Spring Garden Preparation:Green Guide Tips

  1. Location, location, location: This is an important factor when starting a garden. How much sun does the area get in the morning and afternoon?  Does it have shade over part of the garden? You will have to think briefly about what kinds of plants you will be planting, full sun, partial sun or shade plants? Typically vegetables need 6 to 8 hours of full sun a day. I would also be thinking about garden convenence. How far is the walk to get to your garden? Picking parsley for tonight’s dinner is easier if it’s closer to your house. Try to avoid areas that have toxic materials, known dumping grounds or high pesticide residue which can affect the quality of the food you are growing. At this moment soil quality isn’t as important, soil can be improved through additives like manure, sand and organic matter. You can also choose to use raised box garden bedding.
  2. How do you prepare the ground: Well, if you are starting from scratch, you will need to remove the grass. You can cut up grass in rows and replant in your yard. I have done this in low lying areas, where water builds up. If you want a raised bed garden you will need something to contain the dirt. Cedar ties or cement boxes may help. A good way to  find out the type of soil you have is picking up a soil testing kit. This way you will know what you have to add to make it a fertile soil.  Next, you should turn the soil over or till the soil. Then, at this point you may want to add some organic matter such as sawdust, hay or grass clippings. Finally, to help keep weeds under control you will need weed block landscaping fabric.   
  3. What do you want to grow:  Do you want strictly vegetables? Would you like a flower bed that incorporates herbs or just an herb garden?  You can choose strawberry plants or berry bushes. You will need to group your choices into full sun, partial sun and shade. Also look at what type of soil is needed. You may want to group your plants this way. Grouping  will help you decide what to do with the plot of ground you are working with.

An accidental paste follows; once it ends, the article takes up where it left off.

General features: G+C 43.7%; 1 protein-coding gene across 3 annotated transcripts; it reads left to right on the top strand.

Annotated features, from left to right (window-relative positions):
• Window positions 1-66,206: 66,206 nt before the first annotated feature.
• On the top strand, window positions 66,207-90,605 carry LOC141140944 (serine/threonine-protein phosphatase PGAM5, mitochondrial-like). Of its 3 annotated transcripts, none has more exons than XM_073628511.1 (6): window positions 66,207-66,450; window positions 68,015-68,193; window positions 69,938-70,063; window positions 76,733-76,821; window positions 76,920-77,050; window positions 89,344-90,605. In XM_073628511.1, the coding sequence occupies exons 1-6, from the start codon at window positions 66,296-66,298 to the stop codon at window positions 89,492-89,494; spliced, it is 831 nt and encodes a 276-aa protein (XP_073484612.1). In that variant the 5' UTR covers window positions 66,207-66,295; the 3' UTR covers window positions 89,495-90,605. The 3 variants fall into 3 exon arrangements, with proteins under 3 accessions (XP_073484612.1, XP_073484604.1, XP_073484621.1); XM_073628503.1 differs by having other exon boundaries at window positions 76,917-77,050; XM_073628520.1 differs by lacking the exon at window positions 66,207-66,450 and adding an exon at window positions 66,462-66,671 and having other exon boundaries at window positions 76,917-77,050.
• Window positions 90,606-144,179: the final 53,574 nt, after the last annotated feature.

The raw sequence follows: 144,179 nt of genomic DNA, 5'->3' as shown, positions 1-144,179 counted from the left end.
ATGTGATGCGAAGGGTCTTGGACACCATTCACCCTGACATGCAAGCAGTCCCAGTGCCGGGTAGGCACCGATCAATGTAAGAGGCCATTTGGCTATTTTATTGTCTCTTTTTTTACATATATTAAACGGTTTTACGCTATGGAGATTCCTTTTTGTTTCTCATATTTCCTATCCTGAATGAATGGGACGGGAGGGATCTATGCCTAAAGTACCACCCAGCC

4. Do you prefer a conventional or organic garden: This decision is important, it will help you when choosing watering options, seed selections, fertilizers, herbicides and pesticides. There are many selections of both types. Conventional gardens use more toxic chemicals in the soil and on the plant. Organic gardens utilize natural fertilizers and pesticides such as Organic Miracle Grow or certain insect’s to get rid of an aphid problem.  You receive less toxic chemicals on your harvest and in the fruit itself.
  5. Best sources of watering: There is always the single can watering style, but for larger gardens this is a lot of extra work. You can set up a sprinkler system that goes off with a timer or use a hose. You also have the option of putting in an underground watering system. Run hoses under the dirt through the rows and when you turn on the water it only goes to the roots of the plant. Saving water for future use and saving you money. When you have high sun you should not be watering. The water evaporates  to quickly.
  6. How are you going to approach the  job of weeding and pruning:  You can pick a time to weed and water daily. A hoe or small rake will work very well with weeding, you won’t have to bend and stress your back. You are just looking to turn over the roots of emerging plants in the middle of the rows plus picking out any plants near the base of your seedlings. Being careful not to cut into the seedling roots.  Pruning starts after your seedlings come up. Having 12 plants within a 2 inch space will not work so you must thin or prune them out. When your plants get larger you may want to prune off leaves towards the bottom of the plant depending on the plant type. You might want to get the family involved in this, it's a great job that can be worked as a team giving you the opportunity for family time.
  7. Bringing in the harvest:  Now you have nurtured your baby plants till they have been pollinated and created fruit. How do you know when to pick the fruit? Each type of fruit is different. Generally your seeds will come with a length of time for germination till harvest. Follow that first. If in doubt check this out…Here

Talk with other gardeners on Green Guide Tips Forum Start with Seven in 2011 – #3

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